Better or worse? Previewing Illinois' offense in 2022
Illinois finished 5-7 last year — 1 win shy of bowl eligibility in Bret Bielema’s debut season. Not bad considering the consecutive seasons of losing that proceeded him under Lovie Smith. But there were other factors at play as well. Injuries ravaged the offense, which led to inefficiency and inconsistency. The latter two issues are why Illinois changed offensive coordinators.
Illinois finished 10th in the Big Ten in total yards per game (329.8 ypg), dead last in passing (156.2 ypg) and had the conference’s 4th-worst scoring offense (19.8 ppg). They could run a bit, finishing 7th in rushing (173.6 ypg), but the overall product forced Bielema to change play-callers.
Out is Tony Petersen, and in is Barry Lunney Jr., who drew up the playbook for the UTSA Roadrunners. The Roadrunners finished 2021 ranked 34th nationally in total offense (439.0 ypg) and were tied for 11th in the nation in scoring offense (36.9 ppg). They finished 5th in Conference-USA in passing (255.5 ypg) and were 2nd in rushing (183.5 ypg). Bielema got to see Lunney work his magic, too, when UTSA came to Champaign and beat the Fighting Illini 37-30 last September. It was the school’s first win against a Big Ten team.
Lunney’s playbook is also a prime reason the Roadrunners won last season’s C-USA Championship. His offense accounted for 7,247 yards and scored 66 TDs. Now Illinois hopes to have similar success. Lunney will have a strong talent pool to work with, which includes many returning players who have all made an impact in recent seasons.
Can Lunney translate his UTSA success to the Big Ten? This edition of better or worse will answer that question.
Key losses: Brandon Peters, QB; Mike Epstein, RB; Jakari Norwood, RB; Daniel Barker, TE; Donny Navarro III, WR; Vederian Lowe, OL; Doug Kramer, OL.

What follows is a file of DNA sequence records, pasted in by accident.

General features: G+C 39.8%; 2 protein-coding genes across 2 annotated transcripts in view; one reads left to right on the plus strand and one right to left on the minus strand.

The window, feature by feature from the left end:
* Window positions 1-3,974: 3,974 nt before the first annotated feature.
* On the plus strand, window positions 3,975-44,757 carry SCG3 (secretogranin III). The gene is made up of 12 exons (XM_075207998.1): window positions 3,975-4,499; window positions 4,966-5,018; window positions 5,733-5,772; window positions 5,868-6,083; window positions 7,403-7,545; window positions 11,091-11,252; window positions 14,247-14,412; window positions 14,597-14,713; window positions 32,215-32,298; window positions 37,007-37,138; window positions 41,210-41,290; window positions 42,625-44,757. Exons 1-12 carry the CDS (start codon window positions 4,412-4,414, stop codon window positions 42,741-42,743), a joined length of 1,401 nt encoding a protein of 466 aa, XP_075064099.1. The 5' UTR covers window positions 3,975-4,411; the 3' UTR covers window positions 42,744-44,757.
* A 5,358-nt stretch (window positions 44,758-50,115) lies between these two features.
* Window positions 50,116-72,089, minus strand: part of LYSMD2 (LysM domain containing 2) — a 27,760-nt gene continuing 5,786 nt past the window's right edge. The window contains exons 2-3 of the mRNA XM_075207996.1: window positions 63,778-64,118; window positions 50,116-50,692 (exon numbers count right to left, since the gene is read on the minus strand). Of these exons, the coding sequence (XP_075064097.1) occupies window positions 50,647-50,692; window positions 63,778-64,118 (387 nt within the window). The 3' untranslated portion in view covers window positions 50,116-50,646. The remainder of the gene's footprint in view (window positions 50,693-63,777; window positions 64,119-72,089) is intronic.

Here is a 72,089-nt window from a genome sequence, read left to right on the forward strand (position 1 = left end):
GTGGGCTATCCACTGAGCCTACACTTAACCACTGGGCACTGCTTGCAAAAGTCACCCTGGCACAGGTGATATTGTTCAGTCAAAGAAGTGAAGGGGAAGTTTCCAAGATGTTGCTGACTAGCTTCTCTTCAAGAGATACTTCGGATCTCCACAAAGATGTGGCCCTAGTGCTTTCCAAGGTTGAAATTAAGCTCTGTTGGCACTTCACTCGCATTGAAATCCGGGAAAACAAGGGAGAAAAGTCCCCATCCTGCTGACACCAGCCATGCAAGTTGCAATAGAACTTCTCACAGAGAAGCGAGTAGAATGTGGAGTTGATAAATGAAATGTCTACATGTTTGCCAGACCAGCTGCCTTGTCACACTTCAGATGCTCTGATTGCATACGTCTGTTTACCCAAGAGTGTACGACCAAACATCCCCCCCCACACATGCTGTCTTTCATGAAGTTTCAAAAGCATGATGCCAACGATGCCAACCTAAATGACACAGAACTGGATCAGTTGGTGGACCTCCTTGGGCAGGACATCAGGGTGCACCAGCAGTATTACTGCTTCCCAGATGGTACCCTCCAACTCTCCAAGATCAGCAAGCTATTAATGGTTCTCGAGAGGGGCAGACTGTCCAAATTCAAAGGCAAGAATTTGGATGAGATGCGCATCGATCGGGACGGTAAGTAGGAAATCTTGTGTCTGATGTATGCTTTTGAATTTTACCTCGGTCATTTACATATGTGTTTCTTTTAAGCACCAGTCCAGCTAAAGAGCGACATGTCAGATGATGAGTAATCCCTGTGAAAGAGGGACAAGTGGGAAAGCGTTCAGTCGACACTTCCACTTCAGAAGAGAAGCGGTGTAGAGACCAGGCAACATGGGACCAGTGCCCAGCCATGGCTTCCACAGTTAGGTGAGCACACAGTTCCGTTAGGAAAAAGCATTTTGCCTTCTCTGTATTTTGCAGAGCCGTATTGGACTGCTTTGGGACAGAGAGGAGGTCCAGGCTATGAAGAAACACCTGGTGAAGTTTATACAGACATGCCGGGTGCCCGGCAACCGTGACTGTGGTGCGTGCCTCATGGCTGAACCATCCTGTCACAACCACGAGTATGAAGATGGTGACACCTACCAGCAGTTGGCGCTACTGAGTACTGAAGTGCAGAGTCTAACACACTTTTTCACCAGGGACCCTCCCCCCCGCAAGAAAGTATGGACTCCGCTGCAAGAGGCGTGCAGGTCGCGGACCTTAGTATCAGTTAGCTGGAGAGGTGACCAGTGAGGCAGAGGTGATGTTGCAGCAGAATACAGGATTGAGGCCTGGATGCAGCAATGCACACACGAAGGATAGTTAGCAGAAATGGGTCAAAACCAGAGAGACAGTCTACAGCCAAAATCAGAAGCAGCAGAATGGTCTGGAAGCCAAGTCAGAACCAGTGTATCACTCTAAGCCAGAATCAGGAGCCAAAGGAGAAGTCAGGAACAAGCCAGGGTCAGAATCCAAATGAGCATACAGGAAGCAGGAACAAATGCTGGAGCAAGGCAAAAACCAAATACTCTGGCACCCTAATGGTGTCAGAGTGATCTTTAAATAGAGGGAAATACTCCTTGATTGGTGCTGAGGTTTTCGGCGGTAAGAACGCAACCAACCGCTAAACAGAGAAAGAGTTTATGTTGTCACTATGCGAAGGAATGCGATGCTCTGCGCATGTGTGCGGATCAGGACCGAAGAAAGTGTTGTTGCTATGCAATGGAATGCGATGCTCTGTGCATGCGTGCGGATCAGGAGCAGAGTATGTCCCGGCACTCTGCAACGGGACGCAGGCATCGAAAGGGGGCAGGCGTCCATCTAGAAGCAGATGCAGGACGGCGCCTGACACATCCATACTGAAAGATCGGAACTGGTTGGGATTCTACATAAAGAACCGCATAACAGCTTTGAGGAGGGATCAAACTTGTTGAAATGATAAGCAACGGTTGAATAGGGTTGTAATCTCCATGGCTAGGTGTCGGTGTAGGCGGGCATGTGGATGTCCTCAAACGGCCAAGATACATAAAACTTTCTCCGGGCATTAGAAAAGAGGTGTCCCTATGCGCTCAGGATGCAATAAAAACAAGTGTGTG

Key returnees: Artur Sitkowski, QB; Isaiah Williams, QB/WR; Chase Brown, RB; Josh McCray, RB; Reggie Love III, RB; Chase Hayden, RB; Luke Ford, TE; Casey Washington, WR; Alex Palczewski, OL; Josh Kreutz, OL.
Potential breakout players: Tommy DeVito QB; Brian Hightower, WR; Khmari Thompson, WR.
Depth is not an issue, at least on paper. The issue will be staying healthy. The Fighting Illini have more than enough talent to fill the voids left behind from last year’s departing players. Combined with Lunney’s playbook, the expectation is that Illinois will show improvement from Day 1.
Here is how each facet of the offense breaks down for 2022.
Passing offense: Better
Brandon Peters started 25 games over the previous 3 seasons but battled injuries and inconsistency. Last year was more of the same.
Sitkowski is the favorite to win the starting job this year, but health already is a concern. He missed spring ball as he recovered from surgery, caused by the shoulder injury he sustained in the 9 overtime marathon at Penn State last October. But before the injury, the Rutgers transfer showed that a change of scenery did him some good. He completed 74-of-148 pass attempts for 704 yards, 6 touchdowns (2 INTs, 8 sacks), and finished with a passer rating of 100.6. He’ll be under quite the microscope during training camp.
If Sitkowski isn’t able to go when the season kicks off, the focus shifts to DeVito. During his 4 years at Syracuse (2018-21), DeVito passed for 3,866 yards and was responsible for 32 touchdowns. Those are pretty good numbers considering he wasn’t always the full-time starter. He is more mobile than Sitkowski, but has a tendency to hang onto the ball too long at times (was sacked 80 times at Syracuse).
Let’s not forget that Isaiah Williams, Illinois’ top wide receiver, also has experience at quarterback (431 career passing yards, 4 TDs).